One outcome of this research is the Pacific Northwest Seismology Network web page. The first place many Northwesterners go after the ground shakes is the recent earthquakes page, of which this is a screenshot:
This map covers an area that includes three large cities (Seattle, Portland, and Vancouver, BC), and many smaller ones. Any of these cities could be endangered by a volcano or major earthquake. Knowing more about how these things happen could, even in the short run, save many lives and reduce their economic consequences.
Caption: Mt. Rainier, one of many active volcanoes in the Pacific Northwest.
Image credit: Cujo359
The Puget Sound region, in particular, could be endangered by its proximity to Mt. Rainier, an active volcano:
About 3.5 million people live and work in proximity to Mount Rainier. Many residents of this region may be unaware of the hazards posed by the volcano. Wholesale, permanent evacuation of the region around the volcano (large parts of Pierce, King, Lewis, and Cowlitz counties; see Figure 2.1) would be necessary to completely eliminate risk to life and property from the volcano. Obviously such an approach is unrealistic and unworkable. The communities in the region must seek ways to reduce risk to life and property from volcanic hazards while maintaining the strong economic base that derives in part from the desire of people to live, work, and play around the volcano.
Mount Rainier: Active Cascade Volcano (1994)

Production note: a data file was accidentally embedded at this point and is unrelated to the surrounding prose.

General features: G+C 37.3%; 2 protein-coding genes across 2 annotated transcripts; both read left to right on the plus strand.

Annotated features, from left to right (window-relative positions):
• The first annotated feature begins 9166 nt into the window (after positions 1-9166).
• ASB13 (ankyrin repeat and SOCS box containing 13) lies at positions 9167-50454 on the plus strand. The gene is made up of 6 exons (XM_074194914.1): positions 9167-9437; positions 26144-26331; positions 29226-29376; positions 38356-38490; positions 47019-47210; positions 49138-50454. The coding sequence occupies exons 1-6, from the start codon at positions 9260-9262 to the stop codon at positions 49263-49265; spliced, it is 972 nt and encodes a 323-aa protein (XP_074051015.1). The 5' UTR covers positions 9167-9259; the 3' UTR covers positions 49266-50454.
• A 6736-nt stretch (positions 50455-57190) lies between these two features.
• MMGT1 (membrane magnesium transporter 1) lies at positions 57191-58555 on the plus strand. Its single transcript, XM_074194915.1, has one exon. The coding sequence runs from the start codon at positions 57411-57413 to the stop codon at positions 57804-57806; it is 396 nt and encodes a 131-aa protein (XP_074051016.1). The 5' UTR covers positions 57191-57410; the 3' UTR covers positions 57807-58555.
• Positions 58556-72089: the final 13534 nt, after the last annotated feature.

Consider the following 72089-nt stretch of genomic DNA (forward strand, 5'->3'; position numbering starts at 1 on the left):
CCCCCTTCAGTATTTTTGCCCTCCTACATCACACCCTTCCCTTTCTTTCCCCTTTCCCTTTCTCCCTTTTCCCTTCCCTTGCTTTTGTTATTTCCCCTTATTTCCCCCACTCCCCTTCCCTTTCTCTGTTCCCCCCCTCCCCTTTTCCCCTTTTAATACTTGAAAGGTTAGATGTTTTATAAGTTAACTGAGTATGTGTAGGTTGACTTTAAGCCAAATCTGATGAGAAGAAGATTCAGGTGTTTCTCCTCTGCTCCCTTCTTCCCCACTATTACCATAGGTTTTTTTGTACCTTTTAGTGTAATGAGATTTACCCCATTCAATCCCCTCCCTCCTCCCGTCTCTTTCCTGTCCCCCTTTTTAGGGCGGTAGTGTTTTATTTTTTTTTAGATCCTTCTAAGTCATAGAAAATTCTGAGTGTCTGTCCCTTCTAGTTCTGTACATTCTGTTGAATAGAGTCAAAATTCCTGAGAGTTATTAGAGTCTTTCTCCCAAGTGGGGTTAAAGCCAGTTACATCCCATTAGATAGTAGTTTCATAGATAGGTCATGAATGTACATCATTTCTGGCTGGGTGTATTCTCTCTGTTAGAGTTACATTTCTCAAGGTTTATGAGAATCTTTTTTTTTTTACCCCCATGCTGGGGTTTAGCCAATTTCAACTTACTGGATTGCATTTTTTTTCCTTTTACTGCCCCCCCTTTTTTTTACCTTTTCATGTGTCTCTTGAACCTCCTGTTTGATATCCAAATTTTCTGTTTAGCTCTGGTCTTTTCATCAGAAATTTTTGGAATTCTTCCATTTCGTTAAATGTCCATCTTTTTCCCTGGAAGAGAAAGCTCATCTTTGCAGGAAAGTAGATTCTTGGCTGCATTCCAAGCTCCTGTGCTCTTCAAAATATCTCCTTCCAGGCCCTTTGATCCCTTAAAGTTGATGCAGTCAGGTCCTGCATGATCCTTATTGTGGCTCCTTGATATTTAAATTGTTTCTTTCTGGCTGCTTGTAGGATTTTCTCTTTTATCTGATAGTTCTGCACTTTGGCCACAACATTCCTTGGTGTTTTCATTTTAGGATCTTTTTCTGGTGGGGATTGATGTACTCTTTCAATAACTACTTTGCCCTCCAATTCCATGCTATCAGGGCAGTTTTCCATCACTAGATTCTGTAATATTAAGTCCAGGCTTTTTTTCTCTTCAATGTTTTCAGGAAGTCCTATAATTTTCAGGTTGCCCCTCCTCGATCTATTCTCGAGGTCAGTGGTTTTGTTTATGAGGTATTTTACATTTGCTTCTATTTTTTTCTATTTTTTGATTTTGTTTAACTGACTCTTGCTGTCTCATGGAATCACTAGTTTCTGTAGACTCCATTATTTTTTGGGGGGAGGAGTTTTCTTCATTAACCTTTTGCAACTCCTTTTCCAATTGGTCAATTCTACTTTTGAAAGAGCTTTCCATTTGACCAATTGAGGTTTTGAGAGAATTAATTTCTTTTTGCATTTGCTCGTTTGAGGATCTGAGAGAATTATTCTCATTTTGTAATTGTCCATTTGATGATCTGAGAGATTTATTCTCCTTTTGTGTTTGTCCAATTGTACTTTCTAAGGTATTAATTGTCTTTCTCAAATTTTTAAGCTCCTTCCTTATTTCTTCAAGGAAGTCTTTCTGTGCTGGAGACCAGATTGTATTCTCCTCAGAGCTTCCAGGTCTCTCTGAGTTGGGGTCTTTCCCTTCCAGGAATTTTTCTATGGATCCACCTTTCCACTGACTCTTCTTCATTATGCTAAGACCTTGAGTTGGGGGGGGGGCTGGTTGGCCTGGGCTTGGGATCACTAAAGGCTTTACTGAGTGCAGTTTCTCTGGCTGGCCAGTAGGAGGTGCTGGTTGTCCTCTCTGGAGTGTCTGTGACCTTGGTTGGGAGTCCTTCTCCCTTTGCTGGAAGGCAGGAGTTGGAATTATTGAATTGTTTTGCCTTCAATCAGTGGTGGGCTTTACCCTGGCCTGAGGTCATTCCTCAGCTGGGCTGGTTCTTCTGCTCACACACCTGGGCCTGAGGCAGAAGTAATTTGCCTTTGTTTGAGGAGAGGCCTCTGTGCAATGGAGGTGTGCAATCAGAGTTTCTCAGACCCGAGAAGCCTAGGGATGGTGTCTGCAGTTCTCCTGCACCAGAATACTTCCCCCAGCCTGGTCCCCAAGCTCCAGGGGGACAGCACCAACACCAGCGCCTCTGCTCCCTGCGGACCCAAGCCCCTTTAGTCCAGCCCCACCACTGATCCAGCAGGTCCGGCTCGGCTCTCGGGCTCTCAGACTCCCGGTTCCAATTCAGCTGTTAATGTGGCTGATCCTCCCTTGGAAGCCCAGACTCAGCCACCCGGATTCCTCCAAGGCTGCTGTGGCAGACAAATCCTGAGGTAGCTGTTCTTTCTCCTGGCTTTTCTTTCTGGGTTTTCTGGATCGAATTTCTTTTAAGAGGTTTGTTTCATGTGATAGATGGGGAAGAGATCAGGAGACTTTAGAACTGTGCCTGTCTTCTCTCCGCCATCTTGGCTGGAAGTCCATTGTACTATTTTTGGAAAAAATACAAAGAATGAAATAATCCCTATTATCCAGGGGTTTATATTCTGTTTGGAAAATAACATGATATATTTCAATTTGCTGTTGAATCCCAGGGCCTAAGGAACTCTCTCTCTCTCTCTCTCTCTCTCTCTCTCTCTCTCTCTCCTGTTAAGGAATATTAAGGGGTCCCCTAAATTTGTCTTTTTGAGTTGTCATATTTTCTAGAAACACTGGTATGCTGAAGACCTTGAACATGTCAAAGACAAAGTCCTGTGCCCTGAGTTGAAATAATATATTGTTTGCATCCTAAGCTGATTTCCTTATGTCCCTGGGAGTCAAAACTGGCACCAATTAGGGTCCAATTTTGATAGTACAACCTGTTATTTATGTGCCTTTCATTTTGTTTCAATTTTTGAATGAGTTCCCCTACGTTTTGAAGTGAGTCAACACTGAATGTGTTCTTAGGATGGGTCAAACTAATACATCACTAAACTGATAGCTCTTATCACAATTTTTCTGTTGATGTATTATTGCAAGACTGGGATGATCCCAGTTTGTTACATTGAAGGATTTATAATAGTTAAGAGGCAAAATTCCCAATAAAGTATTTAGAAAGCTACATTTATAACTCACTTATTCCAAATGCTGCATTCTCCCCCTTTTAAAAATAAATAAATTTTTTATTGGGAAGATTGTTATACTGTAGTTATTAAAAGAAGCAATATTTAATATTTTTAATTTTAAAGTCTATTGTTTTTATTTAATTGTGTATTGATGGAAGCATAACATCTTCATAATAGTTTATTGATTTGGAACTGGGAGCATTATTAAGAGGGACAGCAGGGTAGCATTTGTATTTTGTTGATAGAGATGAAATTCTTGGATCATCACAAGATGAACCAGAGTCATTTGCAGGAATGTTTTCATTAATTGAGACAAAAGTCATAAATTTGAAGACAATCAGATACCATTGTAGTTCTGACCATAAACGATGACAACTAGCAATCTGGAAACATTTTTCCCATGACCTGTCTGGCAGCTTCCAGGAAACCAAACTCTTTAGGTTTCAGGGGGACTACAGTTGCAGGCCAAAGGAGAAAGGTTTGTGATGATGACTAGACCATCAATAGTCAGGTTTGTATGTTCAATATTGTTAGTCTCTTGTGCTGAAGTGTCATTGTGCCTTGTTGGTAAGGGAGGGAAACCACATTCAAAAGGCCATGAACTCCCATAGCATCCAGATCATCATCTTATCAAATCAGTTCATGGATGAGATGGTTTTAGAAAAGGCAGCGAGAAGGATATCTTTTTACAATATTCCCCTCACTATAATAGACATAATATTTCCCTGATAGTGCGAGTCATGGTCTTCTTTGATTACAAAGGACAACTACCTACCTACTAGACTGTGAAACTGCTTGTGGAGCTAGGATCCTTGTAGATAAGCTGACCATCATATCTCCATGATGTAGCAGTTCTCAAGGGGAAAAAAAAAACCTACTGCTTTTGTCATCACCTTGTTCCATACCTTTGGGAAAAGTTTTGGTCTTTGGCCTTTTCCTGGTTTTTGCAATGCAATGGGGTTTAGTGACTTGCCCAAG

As bad as a major eruption of Mt. Rainier could be, it pales in comparison with some other potential volcanic events. One of them is illustrated by the graphic that leads this article. It's an artist's conception of the eruption of the Wyoming megavolcano. To get an idea just how "mega" this event could be, that yellow outline surrounding the eruption is Yellowstone National Park, which covers an area roughly 75 miles (120 km) square. As a Discovery Channel article on this volcano relates:
A modern full-force Yellowstone eruption could kill millions, directly and indirectly, and would make every volcano in recorded human history look minor by comparison. Fortunately, "super-eruptions" from supervolcanoes have occurred on a geologic time scale so vast that a study by the Geological Society of London declared an eruption on the magnitude of Yellowstone's biggest (the Huckleberry Ridge eruption 2.1 million years ago) occurs somewhere on the planet only about once every million years.
What's Under Yellowstone: A True Hotspot
A U.S. Geological Service report provides some details of how large these eruptions were: